For the first time ever, coral researchers have captured the specific behaviour of a coral as it’s bleaching – and the timelapse footage appears extremely violent.
A team of scientists from QUT in Australia used a combination of microscopes, digital cameras and smart tablets to record close-up, detailed timelapse videos of a coral species’ physical reactions to heat stress. Stress that some coral are currently experiencing as our oceans continue to warm.
Researchers Brett Lewis and Dr Luke Nothdurft from the QUT team, simulated rising sea surface temperatures and placed specific corals into controlled waters to see how they would respond in different environments. To find out more about these experiments, and more of the team’s studies, we spoke to Lewis about his timelapse work and what this means for scientific research:
Why did you start filming time lapses of coral life?
Truth was we were just playing around with a trial UV florescence microscope, seeing what it was capable of and how we could potentially apply it in our research. It peaked our interest, and before you knew it I had 10 or so cameras all designed to take different variations of timelapse videos: different angles, different magnification, different quality etc. Videoing these animals in such detail and over long time-frames allowed us to see a world that had rarely been documented due to the hostile conditions for equipment on reefs. It grabbed our imagination.
Recording your first timelapse video, were you surprised to see how active coral could be?
Absolutely. The first video we did was of a juvenile coral eating a shrimp. Simple, but it was so great to watch what normally could take quite a while, or be impossible to catch in the wild, up close like that.
Like a scene straight out of a Sci-Fi movie, this Acanthastrea coral viciously devours a shrimp that it has been fed.
How do these timelapses benefit scientific research?
What we can do with the timelapses is speed up and document activities that are impossible to see on reefs due to the restrictions they place on equipment and on divers. This opens up a whole new way to understand and discover, and potentially help maintain healthy coral reefs.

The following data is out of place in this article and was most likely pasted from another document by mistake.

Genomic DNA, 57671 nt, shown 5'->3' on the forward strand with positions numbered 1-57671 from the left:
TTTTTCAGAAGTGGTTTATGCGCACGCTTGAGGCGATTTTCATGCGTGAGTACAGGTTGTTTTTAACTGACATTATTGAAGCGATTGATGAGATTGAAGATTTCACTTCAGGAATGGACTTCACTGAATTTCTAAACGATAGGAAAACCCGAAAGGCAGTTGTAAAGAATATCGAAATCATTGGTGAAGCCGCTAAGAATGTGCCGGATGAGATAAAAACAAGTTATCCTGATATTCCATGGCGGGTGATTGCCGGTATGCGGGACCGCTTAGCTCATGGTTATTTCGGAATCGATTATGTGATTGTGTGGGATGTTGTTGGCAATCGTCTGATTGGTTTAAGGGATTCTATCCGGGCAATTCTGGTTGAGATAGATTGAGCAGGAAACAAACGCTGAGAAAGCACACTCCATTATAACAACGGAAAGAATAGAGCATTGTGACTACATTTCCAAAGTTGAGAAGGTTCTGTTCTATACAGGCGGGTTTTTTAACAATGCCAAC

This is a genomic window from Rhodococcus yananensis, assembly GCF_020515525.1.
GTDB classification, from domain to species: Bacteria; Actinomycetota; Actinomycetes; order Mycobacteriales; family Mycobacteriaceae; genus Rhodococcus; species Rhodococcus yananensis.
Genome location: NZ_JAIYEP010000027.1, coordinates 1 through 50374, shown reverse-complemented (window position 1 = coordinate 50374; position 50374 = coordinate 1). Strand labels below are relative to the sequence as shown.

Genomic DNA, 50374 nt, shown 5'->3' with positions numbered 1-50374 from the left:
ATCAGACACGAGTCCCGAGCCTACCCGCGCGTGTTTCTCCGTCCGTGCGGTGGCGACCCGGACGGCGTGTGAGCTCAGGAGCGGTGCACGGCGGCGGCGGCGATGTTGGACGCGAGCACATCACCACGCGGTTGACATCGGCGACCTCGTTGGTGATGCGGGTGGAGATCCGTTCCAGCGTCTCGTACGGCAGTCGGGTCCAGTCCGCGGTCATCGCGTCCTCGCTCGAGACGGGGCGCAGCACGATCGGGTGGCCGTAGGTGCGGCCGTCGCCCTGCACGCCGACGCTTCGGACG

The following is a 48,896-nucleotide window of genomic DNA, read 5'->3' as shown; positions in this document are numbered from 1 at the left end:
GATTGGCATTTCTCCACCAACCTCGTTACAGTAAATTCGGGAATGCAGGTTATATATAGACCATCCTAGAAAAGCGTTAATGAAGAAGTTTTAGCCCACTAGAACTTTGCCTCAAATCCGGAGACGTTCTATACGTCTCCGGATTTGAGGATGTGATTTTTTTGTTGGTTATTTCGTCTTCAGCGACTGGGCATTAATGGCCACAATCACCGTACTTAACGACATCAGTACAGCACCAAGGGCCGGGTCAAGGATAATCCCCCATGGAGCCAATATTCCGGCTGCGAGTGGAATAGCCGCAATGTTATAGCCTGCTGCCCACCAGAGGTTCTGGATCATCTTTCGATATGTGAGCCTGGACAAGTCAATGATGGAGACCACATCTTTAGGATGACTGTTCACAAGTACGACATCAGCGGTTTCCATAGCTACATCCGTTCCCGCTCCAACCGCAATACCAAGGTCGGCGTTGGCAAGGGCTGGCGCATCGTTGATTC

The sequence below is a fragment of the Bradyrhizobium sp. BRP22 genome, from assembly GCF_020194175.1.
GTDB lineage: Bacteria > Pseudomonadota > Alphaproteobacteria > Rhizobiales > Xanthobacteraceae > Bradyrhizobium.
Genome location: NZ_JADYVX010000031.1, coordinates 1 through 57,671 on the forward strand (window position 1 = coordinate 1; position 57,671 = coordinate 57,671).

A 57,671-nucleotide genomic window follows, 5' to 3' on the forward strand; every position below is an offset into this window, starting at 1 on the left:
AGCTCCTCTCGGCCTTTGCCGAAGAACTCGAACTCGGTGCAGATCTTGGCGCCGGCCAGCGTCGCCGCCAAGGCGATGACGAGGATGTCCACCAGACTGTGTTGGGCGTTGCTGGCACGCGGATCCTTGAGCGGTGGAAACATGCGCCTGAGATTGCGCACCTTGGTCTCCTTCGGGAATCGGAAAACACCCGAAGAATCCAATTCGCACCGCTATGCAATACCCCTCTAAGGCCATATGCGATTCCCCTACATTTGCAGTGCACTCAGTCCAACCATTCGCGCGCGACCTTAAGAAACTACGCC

Though I will also say, on top of this, and arguably just as important, it creates a visual medium in which we can communicate science with the general public in a way that grabs their attention, their imagination. It lets the public engage with the science and our reefs is such a simple way and if the public engage in the science, in the evidence, then we can keep our oceans healthy. It’s crazy how many people didn’t realise coral were animals until they watched our video.
What is the most surprising find, or encounter, you’ve witnessed when filming a coral timelapse?
Well, I can’t talk too much about some of our discoveries, as they’re not quite published yet, haha. But I have to admit, the aggressiveness at which the coral actually expelled the algae was pretty crazy. We never thought it was ever going to be so violent, I mean the coral looks in pain. I think a lot of people just thought it was a passive process, that it just breaks down on a cellular level, and leaches from the coral. Boy, were they wrong.
Coral bleaching, and coral reef die off is a global concern for scientists, and a key symptom of climate change and the rising ocean surface temperatures. This research highlights the behaviours coral employ during bleaching that was induced by increases in water temperature.